“After RCEP goes into effect, there will be two mega trade pacts in Asia: RCEP and CPTPP, and the US is not a party of either,” Patton said, referring to a known trade deal. under the name of the Regional Comprehensive Economic Partnership, as well as the Comprehensive Economic Partnership. and Progressive Trans-Pacific Partnership Agreement.

“China’s bid to join the CPTPP, a vehicle designed to promote US economic ties with Asia, highlights Washington’s absence,” Patton told VOA on Wednesday. The CPTPP is a free trade agreement between Australia, Brunei, Canada, Chile, Japan, Malaysia, Mexico, Peru, New Zealand, Singapore and Vietnam that was signed in 2018.

In November 2020, 10 ASEAN member states and five other countries (Australia, China, Japan, South Korea and New Zealand) signed the Regional Comprehensive Economic Partnership, accounting for around 30% of gross domestic product and population. global. RCEP will come into effect in January.

Others said the new Indo-Pacific economic framework does not appear to be all about traditional commerce, as Washington signals strategic interests in the region.

“Take semiconductors for example; As important players in chip packaging and manufacturing, ASEAN countries such as Malaysia and Singapore can play an important role in helping the United States build resilient supply chains for semi -conductors, ”Ngor Luong, research analyst at the Center for Security and Emerging Technologies at Georgetown University, told VOA.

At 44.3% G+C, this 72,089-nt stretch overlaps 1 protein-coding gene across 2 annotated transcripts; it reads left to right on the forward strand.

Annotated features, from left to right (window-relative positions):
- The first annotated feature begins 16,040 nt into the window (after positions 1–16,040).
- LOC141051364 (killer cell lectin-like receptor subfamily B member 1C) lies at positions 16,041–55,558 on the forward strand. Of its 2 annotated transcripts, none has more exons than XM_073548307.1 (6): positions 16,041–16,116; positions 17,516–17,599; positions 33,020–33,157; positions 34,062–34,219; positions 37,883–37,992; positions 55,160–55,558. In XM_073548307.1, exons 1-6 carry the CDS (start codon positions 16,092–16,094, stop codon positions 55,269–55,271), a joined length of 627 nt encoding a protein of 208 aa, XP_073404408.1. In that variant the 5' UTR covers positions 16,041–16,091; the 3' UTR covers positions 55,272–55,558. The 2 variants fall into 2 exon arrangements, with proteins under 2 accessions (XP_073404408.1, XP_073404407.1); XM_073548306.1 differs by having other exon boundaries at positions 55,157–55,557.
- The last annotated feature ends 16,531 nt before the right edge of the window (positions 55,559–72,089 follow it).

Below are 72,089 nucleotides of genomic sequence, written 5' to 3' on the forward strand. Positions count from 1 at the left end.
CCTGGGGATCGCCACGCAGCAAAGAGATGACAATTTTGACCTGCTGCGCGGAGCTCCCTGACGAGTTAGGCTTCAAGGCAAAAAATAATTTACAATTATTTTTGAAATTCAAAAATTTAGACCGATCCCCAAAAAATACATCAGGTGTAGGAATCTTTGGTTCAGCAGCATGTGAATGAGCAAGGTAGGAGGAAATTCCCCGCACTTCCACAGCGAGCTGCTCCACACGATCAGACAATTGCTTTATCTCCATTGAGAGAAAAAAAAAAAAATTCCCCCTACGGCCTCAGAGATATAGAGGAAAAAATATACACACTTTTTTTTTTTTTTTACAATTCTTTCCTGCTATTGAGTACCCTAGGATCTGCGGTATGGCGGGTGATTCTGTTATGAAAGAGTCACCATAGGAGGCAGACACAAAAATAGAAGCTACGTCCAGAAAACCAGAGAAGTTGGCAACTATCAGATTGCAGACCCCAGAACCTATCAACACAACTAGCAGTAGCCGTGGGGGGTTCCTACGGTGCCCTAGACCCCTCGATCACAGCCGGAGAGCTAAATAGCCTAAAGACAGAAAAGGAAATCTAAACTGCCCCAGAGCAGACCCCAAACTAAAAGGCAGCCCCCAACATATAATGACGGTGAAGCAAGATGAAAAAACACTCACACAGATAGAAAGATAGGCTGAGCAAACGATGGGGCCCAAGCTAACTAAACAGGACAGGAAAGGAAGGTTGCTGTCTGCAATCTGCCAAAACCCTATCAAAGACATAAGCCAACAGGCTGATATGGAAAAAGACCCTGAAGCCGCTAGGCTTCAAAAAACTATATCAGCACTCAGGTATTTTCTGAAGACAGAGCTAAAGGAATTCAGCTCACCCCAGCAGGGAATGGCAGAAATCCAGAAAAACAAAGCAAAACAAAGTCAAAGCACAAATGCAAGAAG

Blinken’s trip comes as the Southeast Asian bloc marks the 30th anniversary of the ASEAN-China dialogue. In a joint statement, ASEAN and China announced the establishment of a “comprehensive strategic partnership” to reaffirm cooperation in areas such as political-security, economic and socio-cultural aspects.

The joint statement said ASEAN and China support efforts to preserve Southeast Asia as a region “free from nuclear weapons and other weapons of mass destruction.”

“The language supporting the nuclear-weapon-free zone in Southeast Asia and opposing proliferation is not new – ASEAN has been talking about it for decades – but China’s strong support for SEANWFZ has been a response to AUKUS, “said Gregory Poling, director of the Asia Maritime Transparency Initiative at the Center for Strategic and International Studies (CSIS) in Washington.

SEANWFZ refers to the Southeast Asia Nuclear-Weapon-Free Zone.

AUKUS is a security agreement between the United States, Great Britain and Australia. It is believed to be designed to contain the expansion of China and is strongly opposed by Beijing.

“Within ASEAN, Singapore and the Philippines have explicitly endorsed AUKUS, Vietnam quietly supports and Indonesia is in conflict, including the recent Defense Minister’s statement which was quite supportive. Only Malaysia has explicitly criticized AUKUS, ”added Poling.

Others noted that the mixed signals sent by ASEAN members come amid growing Chinese aggression in the South China Sea over territorial disputes and in the context of Beijing’s test of a hypersonic weapon system in the atmosphere above the sea.

“China’s actions and words generally don’t match, and the challenge facing ASEAN countries is to maintain their independence from China’s sphere of influence,” Ngor Luong said.